Judiciary to Pawlenty: No vacancies

Associated Press

ST. PAUL -- The commission that nominates candidates for Gov. Tim Pawlenty to appoint to Minnesota's judiciary hasn't done much work lately.

Except for one appointment to the Minnesota Tax Court, which wasn't in the purview of the Judicial Selection Commission, Pawlenty hasn't had a vacancy to fill among the state's 303 judgeships in his six months in office.

What's more, the next mandatory retirement date for a state district or appellate judge doesn't come up until October 2004. And only four others are scheduled for retirement during Pawlenty's entire four-year term.

Resignations, disability or death may create a few more opportunities for the Republican governor to put his mark on the judiciary.


"I'm not complaining; I've got other things to do," said Eric Magnuson, who heads the commission, directs appellate work from his law firm in Minneapolis and is president of the Eighth Circuit Bar Association. Magnuson hasn't even called a meeting of the 49-member commission.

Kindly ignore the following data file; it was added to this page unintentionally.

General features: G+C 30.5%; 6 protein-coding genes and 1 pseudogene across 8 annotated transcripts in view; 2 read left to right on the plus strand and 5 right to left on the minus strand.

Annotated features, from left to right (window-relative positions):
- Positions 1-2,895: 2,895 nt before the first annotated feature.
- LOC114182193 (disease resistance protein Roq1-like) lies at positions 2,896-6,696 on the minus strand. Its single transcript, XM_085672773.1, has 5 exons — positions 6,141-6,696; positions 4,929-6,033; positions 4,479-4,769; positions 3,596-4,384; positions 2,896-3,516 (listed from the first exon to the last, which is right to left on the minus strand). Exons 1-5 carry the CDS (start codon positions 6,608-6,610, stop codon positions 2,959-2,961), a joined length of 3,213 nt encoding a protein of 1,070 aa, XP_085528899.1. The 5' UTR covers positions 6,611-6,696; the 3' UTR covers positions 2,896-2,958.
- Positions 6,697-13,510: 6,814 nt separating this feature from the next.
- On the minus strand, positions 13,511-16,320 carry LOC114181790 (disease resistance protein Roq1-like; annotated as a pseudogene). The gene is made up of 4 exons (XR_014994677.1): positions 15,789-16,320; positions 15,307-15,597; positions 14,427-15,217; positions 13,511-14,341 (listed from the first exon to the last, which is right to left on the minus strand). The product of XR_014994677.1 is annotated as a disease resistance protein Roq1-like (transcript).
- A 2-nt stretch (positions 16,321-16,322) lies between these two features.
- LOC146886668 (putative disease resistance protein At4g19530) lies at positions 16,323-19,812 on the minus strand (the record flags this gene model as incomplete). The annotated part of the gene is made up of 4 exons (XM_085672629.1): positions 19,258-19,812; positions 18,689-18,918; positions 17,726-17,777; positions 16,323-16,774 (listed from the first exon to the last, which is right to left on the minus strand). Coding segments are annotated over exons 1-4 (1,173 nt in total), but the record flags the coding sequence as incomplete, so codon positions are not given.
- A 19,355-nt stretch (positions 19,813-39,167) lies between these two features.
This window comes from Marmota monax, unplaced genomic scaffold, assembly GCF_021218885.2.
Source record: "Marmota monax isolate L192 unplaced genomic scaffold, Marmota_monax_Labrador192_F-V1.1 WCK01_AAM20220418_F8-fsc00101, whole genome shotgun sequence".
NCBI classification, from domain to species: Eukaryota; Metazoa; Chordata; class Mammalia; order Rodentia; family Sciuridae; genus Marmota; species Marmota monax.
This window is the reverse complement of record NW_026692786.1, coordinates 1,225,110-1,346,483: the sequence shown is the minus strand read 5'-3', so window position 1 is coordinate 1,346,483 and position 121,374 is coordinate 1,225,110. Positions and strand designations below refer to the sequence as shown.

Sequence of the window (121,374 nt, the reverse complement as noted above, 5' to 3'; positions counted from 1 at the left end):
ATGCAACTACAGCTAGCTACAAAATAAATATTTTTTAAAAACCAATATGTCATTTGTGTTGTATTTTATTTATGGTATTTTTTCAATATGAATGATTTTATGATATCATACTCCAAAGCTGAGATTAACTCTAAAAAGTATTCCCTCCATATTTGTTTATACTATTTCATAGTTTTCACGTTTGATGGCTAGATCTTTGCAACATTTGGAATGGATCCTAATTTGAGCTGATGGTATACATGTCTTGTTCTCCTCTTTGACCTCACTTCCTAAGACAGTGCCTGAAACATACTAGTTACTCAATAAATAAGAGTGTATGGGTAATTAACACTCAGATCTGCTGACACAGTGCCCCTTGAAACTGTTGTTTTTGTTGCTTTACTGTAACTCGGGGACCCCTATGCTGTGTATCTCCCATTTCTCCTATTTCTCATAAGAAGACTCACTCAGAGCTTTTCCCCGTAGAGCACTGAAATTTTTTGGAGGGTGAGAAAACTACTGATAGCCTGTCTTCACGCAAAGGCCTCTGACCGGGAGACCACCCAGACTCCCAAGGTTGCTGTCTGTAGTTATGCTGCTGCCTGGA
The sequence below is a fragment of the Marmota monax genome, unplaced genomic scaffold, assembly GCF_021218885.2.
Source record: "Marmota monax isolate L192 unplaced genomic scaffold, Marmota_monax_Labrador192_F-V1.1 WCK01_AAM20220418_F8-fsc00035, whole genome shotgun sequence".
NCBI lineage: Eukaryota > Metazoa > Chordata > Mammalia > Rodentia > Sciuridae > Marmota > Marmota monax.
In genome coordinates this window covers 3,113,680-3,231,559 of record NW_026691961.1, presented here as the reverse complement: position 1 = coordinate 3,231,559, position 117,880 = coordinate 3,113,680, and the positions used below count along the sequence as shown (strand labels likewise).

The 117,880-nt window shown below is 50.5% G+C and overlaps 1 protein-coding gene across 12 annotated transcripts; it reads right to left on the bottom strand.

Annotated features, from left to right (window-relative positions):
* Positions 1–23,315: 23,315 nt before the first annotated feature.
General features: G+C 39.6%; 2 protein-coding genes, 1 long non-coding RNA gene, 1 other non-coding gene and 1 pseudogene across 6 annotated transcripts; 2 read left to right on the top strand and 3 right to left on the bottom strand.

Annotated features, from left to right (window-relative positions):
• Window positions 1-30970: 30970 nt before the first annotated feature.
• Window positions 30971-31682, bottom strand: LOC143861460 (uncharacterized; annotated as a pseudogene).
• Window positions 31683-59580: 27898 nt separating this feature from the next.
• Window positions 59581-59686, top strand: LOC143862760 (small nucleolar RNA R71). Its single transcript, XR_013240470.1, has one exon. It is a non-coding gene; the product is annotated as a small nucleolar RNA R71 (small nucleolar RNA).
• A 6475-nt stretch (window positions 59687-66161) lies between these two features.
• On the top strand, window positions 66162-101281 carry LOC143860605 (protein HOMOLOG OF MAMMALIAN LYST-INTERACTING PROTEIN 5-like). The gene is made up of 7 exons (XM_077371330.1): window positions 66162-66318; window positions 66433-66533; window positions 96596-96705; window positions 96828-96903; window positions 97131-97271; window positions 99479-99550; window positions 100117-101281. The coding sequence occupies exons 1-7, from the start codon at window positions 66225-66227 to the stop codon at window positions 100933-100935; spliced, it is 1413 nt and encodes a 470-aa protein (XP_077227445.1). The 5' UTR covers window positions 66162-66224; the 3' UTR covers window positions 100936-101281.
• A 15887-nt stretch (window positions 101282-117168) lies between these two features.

The slowdown follows a four-year period when former Gov. Jesse Ventura named 72 new judges. Before him, Gov. Arne Carlson selected 119 in eight years in office.

Ventura and Carlson governed in a boom era when the state added about 40 new judgeships. Pawlenty is presiding over a period when the judiciary is taking a 3 percent budget cut over the next two years.

Under the Minnesota Constitution, judges are elected to six-year terms. But most of them are appointed by governors to fill out unexpired terms, then run for election years later with "incumbent" designations beside their names on the ballot. Pay for the highly sought-after positions ranges from $122,186 a year for a district judge to $142,641 for the chief justice.

Dakota District Judge Thomas Murphy will be the next judge to reach the retirement age of 70, in October 2004. Two Court of Appeals judges also face mandatory retirement during Pawlenty's term -- James Harten in March 2005 and Robert Schumacher in January 2006.

Other scheduled retirements are District Judge Gary Meyer in October 2005 and District Judge Warren Litynski in July 2006.

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